Boy found gun in closet, according to reports |

Boy found gun in closet, according to reports

Matt Stensland
Routt County Sheriff's Office officials investigate at a home in the Stagecoach area where a Steamboat Springs police officer's 3-year-old son was killed after a gun accidentally went off.
Matt Stensland

— Reports released Monday by the Routt County Sheriff’s Office detail how 3-year-old Gavin Stiles got access to his father’s gun and fatally shot himself.

On the morning of July 14, Michael Stiles, Gavin’s father and a Steamboat Springs police officer, was building a deck outside his home in the Stagecoach area with two construction workers.

Gavin’s mother, Joni Stiles, was upstairs and had just put Gavin’s 6-month-old brother in the den and was talking to her father on the phone when she heard a loud “bang.”

Joni Stiles thought something had fallen in the den, and she went to check on the 6-month-old. After seeing he was fine, Joni Stiles ran downstairs and saw Gavin on the floor of the master bedroom.

Joni Stiles told deputies that she “immediately knew.” She picked up Gavin and brought him to his father and yelled that Gavin had shot himself.

Gavin was conscious, and Michael Stiles applied direct pressure to the wound. A construction worker, who is a trained emergency medical technician, rushed Gavin and Michael Stiles toward Steamboat, where they met an ambulance near the entrance to Lake Catamount.

Before going to the hospital, Joni Stiles went back in the master bedroom. She saw a gun and a bag on the floor.

At the hospital, deputies interviewed Michael Stiles. He said all the guns in the house had been “put up.”

“If he was in my room, he climbed up in the closet and pulled my bag down,” Michael Stiles told investigators.

He said the bag contained items he needed to respond to an emergency, including a .45-caliber, semi-automatic Glock issued to him by the police department.

Michael Stiles guessed that Gavin could have climbed a dresser or another piece of furniture to access the bag.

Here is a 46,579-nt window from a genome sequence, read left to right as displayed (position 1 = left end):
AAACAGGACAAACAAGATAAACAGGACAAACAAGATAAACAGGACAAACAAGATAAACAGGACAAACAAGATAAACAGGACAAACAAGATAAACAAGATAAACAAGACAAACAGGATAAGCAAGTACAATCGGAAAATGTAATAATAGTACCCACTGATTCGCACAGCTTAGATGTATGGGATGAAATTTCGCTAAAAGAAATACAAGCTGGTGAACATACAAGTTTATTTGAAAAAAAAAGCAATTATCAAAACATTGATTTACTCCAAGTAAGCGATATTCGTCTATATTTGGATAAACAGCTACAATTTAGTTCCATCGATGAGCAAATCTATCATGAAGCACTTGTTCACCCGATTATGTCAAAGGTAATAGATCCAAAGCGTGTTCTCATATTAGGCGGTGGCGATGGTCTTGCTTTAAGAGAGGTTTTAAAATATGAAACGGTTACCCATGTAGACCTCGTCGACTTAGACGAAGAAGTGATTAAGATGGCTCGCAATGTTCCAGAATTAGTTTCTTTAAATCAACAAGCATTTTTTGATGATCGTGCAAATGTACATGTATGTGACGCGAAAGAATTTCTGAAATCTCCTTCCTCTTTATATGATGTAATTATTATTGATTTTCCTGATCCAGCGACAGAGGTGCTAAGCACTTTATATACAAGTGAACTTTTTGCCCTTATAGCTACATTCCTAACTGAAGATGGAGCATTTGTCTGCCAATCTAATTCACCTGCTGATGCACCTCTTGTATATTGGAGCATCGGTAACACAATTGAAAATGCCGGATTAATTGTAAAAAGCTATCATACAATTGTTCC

Steamboat Police Chief Cory Christensen on Tuesday said it was not unusual for police officers to keep their guns loaded when they are stored.

On Thursday, members of a grand jury that met in secret to review the case decided not to indict Joni or Michael Stiles.

With the criminal process now complete, a sergeant at the police department has been assigned to determine if any policies were violated.

Michael Stiles requested a six-month, unpaid leave of absence after the shooting.

The police department’s policy manual specifically addresses how officers should store their firearms at home. It states: “Members shall ensure that all firearms and ammunition are locked and secured while in their homes, vehicles or any other area under their control, and in a manner that will keep them inaccessible to children and others who should not have access.”

Christensen said that is a standard policy, and he thinks it is clear.

“I don’t think I can think of a better way of saying that,” Christensen said.

He said the policy has been discussed at length with all the officers at the department.

“A sensitive topic but important for us to talk about,” Christensen said.

To reach Matt Stensland, call 970-871-4247, email or follow him on Twitter @SBTStensland

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